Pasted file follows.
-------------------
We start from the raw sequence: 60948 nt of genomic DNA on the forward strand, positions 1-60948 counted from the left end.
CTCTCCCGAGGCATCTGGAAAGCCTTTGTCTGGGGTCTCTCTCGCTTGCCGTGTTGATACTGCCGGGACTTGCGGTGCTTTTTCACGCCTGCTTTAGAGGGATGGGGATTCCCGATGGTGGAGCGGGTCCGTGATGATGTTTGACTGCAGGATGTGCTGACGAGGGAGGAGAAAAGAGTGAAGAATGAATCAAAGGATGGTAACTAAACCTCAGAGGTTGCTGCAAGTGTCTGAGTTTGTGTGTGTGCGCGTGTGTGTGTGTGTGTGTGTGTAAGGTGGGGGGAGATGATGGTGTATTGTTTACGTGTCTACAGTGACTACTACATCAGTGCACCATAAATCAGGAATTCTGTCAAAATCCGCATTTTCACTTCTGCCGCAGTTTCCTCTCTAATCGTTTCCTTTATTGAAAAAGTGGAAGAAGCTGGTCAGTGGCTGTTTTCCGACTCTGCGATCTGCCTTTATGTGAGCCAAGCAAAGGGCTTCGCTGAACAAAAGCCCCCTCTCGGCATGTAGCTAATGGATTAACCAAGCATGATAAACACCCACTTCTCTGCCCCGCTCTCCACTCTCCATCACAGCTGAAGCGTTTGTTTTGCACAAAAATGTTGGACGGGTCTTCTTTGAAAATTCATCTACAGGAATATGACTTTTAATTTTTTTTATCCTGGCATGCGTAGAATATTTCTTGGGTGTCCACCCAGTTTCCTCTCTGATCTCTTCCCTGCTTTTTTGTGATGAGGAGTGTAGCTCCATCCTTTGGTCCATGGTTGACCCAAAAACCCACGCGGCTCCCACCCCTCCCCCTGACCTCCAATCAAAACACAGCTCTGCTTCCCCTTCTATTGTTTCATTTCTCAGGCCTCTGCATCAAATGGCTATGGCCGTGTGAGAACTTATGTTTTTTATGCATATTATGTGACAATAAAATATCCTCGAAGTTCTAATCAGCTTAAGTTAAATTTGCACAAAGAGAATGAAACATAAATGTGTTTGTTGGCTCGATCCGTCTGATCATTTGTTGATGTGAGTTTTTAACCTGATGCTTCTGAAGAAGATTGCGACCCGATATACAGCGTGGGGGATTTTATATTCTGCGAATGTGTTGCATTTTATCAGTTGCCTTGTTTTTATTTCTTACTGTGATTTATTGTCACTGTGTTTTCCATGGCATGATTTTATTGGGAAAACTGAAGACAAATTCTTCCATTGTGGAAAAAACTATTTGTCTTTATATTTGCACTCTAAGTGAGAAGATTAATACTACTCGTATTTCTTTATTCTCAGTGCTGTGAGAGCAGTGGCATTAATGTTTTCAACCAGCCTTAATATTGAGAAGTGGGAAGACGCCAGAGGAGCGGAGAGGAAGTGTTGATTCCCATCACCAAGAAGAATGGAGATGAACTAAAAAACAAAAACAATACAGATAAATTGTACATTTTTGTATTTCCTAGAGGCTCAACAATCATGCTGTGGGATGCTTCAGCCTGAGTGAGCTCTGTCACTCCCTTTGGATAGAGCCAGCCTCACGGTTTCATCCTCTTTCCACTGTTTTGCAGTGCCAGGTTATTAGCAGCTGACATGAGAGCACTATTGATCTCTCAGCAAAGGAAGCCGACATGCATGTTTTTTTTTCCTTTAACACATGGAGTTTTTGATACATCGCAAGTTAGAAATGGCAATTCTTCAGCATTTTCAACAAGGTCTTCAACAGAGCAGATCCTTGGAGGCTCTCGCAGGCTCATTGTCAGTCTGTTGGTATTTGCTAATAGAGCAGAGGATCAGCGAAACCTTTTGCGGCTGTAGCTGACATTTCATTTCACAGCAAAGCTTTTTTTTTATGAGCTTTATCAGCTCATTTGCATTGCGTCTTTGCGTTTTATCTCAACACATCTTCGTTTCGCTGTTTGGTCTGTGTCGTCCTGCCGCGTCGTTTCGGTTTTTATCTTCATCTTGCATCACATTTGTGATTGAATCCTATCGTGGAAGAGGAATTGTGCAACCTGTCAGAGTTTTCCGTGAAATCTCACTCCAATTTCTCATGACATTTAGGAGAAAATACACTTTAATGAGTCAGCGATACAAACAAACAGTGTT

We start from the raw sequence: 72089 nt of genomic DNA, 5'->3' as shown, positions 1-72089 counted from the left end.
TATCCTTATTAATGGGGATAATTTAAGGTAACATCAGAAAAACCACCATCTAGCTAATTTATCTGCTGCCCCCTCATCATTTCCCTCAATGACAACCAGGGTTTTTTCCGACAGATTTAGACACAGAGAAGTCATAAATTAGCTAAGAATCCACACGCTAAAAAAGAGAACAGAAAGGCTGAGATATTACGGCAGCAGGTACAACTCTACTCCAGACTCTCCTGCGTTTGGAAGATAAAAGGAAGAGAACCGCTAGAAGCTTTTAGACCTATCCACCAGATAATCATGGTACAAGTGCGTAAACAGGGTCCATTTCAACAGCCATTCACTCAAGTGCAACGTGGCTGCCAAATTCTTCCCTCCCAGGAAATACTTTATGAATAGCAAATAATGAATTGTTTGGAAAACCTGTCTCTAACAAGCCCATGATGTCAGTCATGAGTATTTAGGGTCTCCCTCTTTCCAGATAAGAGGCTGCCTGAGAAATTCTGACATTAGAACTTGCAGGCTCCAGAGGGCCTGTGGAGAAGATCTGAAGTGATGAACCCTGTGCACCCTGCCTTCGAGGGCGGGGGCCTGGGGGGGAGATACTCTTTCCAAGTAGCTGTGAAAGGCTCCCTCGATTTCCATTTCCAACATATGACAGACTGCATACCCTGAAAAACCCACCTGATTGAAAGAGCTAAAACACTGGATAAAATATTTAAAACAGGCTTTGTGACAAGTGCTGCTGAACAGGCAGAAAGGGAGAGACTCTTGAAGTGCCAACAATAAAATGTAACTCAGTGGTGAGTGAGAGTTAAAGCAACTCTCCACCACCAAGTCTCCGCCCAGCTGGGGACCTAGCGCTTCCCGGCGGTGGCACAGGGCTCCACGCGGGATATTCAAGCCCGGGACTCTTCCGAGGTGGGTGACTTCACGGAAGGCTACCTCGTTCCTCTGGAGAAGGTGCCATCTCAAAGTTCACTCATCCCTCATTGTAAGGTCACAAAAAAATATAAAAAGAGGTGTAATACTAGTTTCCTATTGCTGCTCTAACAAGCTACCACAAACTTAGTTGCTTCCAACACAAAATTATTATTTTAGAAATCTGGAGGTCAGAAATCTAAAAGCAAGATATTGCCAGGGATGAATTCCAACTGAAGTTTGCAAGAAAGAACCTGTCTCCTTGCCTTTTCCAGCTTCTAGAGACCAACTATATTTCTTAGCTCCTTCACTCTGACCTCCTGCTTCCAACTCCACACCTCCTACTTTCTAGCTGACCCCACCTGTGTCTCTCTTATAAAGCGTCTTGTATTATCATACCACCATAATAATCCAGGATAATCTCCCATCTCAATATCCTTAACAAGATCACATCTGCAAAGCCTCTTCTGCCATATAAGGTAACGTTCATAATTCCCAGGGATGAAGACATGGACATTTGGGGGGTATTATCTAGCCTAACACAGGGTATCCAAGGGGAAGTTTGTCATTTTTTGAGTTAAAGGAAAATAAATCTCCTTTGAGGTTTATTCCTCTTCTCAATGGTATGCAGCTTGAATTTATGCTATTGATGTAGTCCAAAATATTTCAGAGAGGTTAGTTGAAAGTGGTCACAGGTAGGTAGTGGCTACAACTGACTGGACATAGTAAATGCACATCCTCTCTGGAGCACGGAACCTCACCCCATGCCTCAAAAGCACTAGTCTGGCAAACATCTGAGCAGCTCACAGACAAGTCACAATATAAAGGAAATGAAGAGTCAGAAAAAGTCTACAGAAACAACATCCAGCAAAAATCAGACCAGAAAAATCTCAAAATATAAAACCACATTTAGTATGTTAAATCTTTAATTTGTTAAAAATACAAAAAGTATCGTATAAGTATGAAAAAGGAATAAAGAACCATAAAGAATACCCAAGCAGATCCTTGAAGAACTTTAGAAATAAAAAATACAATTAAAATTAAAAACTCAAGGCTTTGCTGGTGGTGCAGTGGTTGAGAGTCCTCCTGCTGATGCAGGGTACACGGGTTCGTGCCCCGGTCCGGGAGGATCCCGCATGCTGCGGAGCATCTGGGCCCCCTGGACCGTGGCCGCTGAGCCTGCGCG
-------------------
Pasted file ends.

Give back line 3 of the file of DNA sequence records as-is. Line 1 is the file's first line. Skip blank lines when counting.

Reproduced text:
We start from the raw sequence: 72089 nt of genomic DNA, 5'->3' as shown, positions 1-72089 counted from the left end.